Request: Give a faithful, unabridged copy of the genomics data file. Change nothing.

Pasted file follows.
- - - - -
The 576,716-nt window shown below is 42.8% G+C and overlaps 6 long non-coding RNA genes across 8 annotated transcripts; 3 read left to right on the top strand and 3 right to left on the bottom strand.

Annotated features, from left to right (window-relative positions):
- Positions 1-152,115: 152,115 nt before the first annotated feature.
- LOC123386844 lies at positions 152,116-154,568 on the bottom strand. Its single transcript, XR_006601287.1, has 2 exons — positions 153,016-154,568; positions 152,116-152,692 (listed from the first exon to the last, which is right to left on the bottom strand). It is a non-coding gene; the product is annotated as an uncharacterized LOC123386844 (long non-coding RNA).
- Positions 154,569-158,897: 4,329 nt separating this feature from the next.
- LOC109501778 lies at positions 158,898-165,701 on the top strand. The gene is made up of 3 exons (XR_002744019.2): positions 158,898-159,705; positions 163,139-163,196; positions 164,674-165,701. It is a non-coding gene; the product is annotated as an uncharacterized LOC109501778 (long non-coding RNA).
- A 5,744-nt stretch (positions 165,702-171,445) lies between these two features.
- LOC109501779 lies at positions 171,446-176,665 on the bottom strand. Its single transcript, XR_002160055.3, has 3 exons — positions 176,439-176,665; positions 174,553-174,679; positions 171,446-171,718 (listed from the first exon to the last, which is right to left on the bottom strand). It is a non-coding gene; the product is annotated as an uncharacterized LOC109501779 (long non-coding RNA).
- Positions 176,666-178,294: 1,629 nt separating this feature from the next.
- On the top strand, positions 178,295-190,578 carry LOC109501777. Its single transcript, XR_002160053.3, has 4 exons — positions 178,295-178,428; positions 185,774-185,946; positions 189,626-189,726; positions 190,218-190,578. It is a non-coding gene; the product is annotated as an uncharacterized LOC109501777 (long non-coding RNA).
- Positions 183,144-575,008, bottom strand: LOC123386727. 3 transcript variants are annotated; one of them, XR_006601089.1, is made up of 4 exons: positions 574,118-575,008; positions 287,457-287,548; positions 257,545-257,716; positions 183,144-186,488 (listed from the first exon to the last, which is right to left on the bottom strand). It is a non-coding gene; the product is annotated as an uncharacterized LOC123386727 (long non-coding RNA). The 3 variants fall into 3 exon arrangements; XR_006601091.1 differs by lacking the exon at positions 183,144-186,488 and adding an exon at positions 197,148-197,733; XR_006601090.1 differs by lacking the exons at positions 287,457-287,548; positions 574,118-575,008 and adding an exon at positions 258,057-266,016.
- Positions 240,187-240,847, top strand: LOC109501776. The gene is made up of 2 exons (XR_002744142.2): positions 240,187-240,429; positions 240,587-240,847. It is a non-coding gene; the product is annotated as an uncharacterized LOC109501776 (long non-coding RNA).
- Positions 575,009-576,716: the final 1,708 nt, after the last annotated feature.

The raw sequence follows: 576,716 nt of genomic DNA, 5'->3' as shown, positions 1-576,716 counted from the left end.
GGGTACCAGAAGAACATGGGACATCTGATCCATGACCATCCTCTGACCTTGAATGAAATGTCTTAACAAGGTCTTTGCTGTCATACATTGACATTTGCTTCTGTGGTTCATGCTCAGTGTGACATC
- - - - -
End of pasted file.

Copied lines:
The 576,716-nt window shown below is 42.8% G+C and overlaps 6 long non-coding RNA genes across 8 annotated transcripts; 3 read left to right on the top strand and 3 right to left on the bottom strand.

Annotated features, from left to right (window-relative positions):
- Positions 1-152,115: 152,115 nt before the first annotated feature.
- LOC123386844 lies at positions 152,116-154,568 on the bottom strand. Its single transcript, XR_006601287.1, has 2 exons — positions 153,016-154,568; positions 152,116-152,692 (listed from the first exon to the last, which is right to left on the bottom strand). It is a non-coding gene; the product is annotated as an uncharacterized LOC123386844 (long non-coding RNA).
- Positions 154,569-158,897: 4,329 nt separating this feature from the next.
- LOC109501778 lies at positions 158,898-165,701 on the top strand. The gene is made up of 3 exons (XR_002744019.2): positions 158,898-159,705; positions 163,139-163,196; positions 164,674-165,701. It is a non-coding gene; the product is annotated as an uncharacterized LOC109501778 (long non-coding RNA).
- A 5,744-nt stretch (positions 165,702-171,445) lies between these two features.
- LOC109501779 lies at positions 171,446-176,665 on the bottom strand. Its single transcript, XR_002160055.3, has 3 exons — positions 176,439-176,665; positions 174,553-174,679; positions 171,446-171,718 (listed from the first exon to the last, which is right to left on the bottom strand). It is a non-coding gene; the product is annotated as an uncharacterized LOC109501779 (long non-coding RNA).
- Positions 176,666-178,294: 1,629 nt separating this feature from the next.
- On the top strand, positions 178,295-190,578 carry LOC109501777. Its single transcript, XR_002160053.3, has 4 exons — positions 178,295-178,428; positions 185,774-185,946; positions 189,626-189,726; positions 190,218-190,578. It is a non-coding gene; the product is annotated as an uncharacterized LOC109501777 (long non-coding RNA).
- Positions 183,144-575,008, bottom strand: LOC123386727. 3 transcript variants are annotated; one of them, XR_006601089.1, is made up of 4 exons: positions 574,118-575,008; positions 287,457-287,548; positions 257,545-257,716; positions 183,144-186,488 (listed from the first exon to the last, which is right to left on the bottom strand). It is a non-coding gene; the product is annotated as an uncharacterized LOC123386727 (long non-coding RNA). The 3 variants fall into 3 exon arrangements; XR_006601091.1 differs by lacking the exon at positions 183,144-186,488 and adding an exon at positions 197,148-197,733; XR_006601090.1 differs by lacking the exons at positions 287,457-287,548; positions 574,118-575,008 and adding an exon at positions 258,057-266,016.
- Positions 240,187-240,847, top strand: LOC109501776. The gene is made up of 2 exons (XR_002744142.2): positions 240,187-240,429; positions 240,587-240,847. It is a non-coding gene; the product is annotated as an uncharacterized LOC109501776 (long non-coding RNA).
- Positions 575,009-576,716: the final 1,708 nt, after the last annotated feature.

The raw sequence follows: 576,716 nt of genomic DNA, 5'->3' as shown, positions 1-576,716 counted from the left end.
GGGTACCAGAAGAACATGGGACATCTGATCCATGACCATCCTCTGACCTTGAATGAAATGTCTTAACAAGGTCTTTGCTGTCATACATTGACATTTGCTTCTGTGGTTCATGCTCAGTGTGACATC